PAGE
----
If you're looking for a single-game example of Andy's positive contributions to Baltimore, there's July 27, 1973's 5-2 win over Cleveland, when his bases-clearing double provided the margin of victory in a game that featured the O's being outhit 11-6. Or maybe his career-best effort on September 28 of that year, when the unibrowed catcher went 4-for-4 with a walk, three RBI, and three runs scored in an 18-4 thrashing of Cleveland. Have a cold one for the best pre-Ripken #8 tonight.

Wednesday, June 18, 2014

Chris Davis, 2013 Topps Update All-Star Stitches #ASR-CD

Sometimes I feel like the ups and downs of a 162-game baseball season are going to give me whiplash. Mere hours after I lamented Steve Pearce's inability to deliver a timely grand slam in Monday night's loss to the Rays, Chris Davis blasted an 0-2 pitch from Erik Bedard (remember him?) that clanked off of the left field foul pole for a grand slam, giving the Orioles a 5-0 lead in the third inning of last night's game. Of course, the O's rarely make things easy (and fine, I guess their opponents get some of the credit), so within three innings Tampa Bay had whittled that big lead down to 5-4. Enter Pearce himself, who parked a Brad Boxberger pitch over the left field fence in the seventh inning for two big insurance runs. Ultimately the Birds won 7-5 thanks in large part to a grand slam and a Steve Pearce home run. You can't always get what you want, but when you do, it sure is wonderful.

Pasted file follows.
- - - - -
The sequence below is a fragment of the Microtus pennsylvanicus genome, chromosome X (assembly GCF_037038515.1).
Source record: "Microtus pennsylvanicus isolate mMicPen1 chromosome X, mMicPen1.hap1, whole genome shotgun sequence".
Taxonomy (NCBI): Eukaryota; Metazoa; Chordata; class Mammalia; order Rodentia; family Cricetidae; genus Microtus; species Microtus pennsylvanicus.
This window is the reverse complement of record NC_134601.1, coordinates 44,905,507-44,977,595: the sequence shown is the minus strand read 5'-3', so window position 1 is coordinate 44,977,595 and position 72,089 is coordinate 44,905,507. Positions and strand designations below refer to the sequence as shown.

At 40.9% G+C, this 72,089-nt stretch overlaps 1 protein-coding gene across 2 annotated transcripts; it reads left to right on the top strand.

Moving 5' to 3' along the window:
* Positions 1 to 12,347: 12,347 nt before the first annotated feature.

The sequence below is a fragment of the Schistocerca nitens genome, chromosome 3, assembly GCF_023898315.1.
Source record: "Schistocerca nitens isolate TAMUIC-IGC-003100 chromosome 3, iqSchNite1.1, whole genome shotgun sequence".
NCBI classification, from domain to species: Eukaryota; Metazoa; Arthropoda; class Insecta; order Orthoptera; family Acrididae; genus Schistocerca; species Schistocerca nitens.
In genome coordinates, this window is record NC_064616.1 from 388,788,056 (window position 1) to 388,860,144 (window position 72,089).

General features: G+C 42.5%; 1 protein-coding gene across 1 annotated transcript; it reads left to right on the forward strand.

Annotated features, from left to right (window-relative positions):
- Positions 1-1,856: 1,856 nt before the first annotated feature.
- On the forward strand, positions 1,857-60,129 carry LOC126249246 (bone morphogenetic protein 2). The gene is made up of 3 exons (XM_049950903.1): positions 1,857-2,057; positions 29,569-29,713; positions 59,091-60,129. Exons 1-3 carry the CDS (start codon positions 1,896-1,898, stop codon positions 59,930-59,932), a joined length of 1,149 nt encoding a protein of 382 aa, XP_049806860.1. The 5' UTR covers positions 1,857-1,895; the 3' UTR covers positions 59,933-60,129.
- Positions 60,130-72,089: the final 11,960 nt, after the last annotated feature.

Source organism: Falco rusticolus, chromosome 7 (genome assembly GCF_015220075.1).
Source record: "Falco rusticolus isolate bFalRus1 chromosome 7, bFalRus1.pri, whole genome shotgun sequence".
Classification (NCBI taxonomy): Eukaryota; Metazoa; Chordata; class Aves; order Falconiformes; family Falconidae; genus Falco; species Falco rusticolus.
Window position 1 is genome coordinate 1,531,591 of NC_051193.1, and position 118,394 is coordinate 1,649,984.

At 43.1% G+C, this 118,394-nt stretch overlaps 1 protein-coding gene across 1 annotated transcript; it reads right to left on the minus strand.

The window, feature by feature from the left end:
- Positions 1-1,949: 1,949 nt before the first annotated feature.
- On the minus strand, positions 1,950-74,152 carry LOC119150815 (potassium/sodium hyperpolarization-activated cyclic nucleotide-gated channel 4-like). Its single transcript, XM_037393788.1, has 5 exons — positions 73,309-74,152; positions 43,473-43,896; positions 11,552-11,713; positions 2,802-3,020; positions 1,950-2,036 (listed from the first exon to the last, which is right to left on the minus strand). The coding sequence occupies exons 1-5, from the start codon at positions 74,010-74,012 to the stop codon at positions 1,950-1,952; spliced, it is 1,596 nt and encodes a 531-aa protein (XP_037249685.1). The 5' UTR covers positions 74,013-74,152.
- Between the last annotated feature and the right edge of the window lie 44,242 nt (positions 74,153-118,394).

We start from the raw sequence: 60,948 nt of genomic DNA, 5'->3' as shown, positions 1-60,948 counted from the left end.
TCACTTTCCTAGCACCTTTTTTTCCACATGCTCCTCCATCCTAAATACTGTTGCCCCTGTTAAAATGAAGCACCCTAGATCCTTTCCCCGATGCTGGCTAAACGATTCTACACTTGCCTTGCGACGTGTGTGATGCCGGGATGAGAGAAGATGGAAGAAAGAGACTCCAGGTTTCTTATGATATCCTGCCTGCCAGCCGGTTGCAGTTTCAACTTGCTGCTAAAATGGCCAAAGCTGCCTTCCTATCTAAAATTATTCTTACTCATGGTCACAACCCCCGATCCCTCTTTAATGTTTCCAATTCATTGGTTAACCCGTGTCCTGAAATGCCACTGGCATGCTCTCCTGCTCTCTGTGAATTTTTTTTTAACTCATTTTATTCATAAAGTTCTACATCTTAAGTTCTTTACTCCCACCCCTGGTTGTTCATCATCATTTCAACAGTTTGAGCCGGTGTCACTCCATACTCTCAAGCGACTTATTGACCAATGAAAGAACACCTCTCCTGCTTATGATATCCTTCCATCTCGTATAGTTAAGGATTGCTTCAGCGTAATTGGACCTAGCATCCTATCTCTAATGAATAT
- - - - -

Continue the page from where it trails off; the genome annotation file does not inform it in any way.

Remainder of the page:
Tuesday, June 17, 2014

Dwight Evans, 1992 Fleer #6

Another frustrating loss for the Orioles last night. An early deficit, some struggles with runners on base, a late hiccup by the bullpen...it's a pretty familiar template already this year. But I guess you know it's not your night when the game plays right into Buck Showalter's hands like it did in the top of the eighth - bases loaded, two outs, tie game, Steve Pearce available to pinch hit for David Lough - and the game-breaking move doesn't work out. Pearce, who's surprisingly been the most valuable depth guy for the O's in 2014, worked the count to 2-2 before hitting a grounder to shortstop. Force at second, inning over, Rays take the lead in their next ups with a pinch two-run home run by the anonymous Jerry Sands off of sad-sack Brian Matusz. Just for the extra twist of the knife, Delmon Young swats a pinch homer of his own with one out in the ninth to ensure the one-run loss. Sigh.